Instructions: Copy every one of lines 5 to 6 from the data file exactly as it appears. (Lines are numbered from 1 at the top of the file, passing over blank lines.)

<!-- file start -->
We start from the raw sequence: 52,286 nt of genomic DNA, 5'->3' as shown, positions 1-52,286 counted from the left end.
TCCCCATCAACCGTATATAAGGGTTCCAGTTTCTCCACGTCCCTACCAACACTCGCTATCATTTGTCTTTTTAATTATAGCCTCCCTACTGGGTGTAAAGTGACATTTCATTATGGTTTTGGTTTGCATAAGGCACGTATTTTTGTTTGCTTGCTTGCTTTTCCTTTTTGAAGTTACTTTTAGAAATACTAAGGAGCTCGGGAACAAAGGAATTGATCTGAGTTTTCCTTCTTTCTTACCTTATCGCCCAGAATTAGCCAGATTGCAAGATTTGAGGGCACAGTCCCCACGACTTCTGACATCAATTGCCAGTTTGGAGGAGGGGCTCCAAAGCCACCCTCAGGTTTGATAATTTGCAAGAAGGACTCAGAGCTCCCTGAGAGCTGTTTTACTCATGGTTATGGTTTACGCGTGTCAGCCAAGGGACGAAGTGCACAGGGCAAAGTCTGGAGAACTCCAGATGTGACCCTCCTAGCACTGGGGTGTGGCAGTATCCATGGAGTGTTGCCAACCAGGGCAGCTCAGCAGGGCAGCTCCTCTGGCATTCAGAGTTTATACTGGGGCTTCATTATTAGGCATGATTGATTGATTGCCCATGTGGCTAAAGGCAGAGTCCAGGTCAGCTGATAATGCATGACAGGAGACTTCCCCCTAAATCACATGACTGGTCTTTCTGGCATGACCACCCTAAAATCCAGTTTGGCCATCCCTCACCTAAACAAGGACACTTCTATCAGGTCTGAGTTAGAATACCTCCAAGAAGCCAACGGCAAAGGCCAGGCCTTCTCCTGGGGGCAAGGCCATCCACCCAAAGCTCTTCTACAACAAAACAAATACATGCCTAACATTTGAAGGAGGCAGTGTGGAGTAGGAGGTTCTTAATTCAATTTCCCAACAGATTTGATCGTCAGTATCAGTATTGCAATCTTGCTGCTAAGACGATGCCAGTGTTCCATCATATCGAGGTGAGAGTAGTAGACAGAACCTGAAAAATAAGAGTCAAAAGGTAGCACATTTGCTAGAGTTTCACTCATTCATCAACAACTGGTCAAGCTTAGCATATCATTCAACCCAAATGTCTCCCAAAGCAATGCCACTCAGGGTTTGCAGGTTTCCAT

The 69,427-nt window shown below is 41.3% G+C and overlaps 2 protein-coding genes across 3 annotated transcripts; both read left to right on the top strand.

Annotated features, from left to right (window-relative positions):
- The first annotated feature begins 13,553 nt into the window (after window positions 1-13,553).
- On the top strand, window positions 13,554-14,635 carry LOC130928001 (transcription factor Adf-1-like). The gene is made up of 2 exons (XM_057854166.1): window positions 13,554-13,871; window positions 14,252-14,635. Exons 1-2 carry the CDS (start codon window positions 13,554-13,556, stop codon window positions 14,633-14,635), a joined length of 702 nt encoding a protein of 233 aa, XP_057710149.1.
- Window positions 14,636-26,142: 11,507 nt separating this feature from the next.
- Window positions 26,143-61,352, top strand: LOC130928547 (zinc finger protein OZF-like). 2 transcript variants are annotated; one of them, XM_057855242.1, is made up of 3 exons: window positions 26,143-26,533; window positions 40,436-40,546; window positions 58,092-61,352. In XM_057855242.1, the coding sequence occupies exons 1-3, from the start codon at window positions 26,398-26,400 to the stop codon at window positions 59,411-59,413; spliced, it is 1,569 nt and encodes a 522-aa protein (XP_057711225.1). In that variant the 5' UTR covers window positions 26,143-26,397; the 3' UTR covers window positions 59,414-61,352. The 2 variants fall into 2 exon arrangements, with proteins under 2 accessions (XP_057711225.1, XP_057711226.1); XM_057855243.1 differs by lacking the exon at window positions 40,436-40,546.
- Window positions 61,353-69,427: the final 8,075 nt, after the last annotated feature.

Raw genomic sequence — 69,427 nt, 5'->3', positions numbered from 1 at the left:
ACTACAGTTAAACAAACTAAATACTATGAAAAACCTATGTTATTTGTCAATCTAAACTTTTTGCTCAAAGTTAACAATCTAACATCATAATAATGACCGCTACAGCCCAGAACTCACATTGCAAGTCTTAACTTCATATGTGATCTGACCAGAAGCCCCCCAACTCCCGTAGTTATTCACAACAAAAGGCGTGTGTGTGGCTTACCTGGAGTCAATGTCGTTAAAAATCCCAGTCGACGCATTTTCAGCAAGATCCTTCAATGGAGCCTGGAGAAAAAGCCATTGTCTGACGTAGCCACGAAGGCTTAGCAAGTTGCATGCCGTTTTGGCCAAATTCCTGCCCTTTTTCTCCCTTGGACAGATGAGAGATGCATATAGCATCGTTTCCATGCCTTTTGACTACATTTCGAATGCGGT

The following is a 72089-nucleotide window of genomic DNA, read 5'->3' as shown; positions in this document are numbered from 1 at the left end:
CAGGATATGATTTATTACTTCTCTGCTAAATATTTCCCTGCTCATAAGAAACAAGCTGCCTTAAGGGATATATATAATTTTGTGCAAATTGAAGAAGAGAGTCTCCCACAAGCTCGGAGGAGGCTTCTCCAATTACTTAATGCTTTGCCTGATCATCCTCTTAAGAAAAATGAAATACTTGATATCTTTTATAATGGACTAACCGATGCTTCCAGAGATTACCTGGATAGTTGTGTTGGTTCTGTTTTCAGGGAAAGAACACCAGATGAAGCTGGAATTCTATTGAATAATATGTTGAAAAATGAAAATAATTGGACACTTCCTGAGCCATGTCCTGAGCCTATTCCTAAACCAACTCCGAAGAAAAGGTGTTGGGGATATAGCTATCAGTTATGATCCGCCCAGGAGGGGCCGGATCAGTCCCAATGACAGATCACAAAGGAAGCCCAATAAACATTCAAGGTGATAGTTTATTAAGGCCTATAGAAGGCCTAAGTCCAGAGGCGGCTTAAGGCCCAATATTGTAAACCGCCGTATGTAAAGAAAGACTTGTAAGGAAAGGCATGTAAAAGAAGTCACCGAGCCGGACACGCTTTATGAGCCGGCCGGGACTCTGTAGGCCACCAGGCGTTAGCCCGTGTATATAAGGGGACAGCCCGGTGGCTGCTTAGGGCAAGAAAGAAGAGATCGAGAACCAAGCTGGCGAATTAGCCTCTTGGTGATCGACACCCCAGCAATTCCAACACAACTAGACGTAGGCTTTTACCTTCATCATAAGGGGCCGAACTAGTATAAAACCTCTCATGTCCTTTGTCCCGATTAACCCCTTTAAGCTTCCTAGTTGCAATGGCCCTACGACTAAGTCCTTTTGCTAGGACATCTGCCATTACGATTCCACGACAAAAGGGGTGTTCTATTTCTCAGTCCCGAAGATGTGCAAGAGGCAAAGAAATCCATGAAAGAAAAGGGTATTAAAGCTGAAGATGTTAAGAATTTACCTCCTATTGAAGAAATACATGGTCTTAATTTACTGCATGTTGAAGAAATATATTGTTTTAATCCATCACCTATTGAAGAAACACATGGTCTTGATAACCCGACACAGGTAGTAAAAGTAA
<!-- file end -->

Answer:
- The first annotated feature begins 13,553 nt into the window (after window positions 1-13,553).
- On the top strand, window positions 13,554-14,635 carry LOC130928001 (transcription factor Adf-1-like). The gene is made up of 2 exons (XM_057854166.1): window positions 13,554-13,871; window positions 14,252-14,635. Exons 1-2 carry the CDS (start codon window positions 13,554-13,556, stop codon window positions 14,633-14,635), a joined length of 702 nt encoding a protein of 233 aa, XP_057710149.1.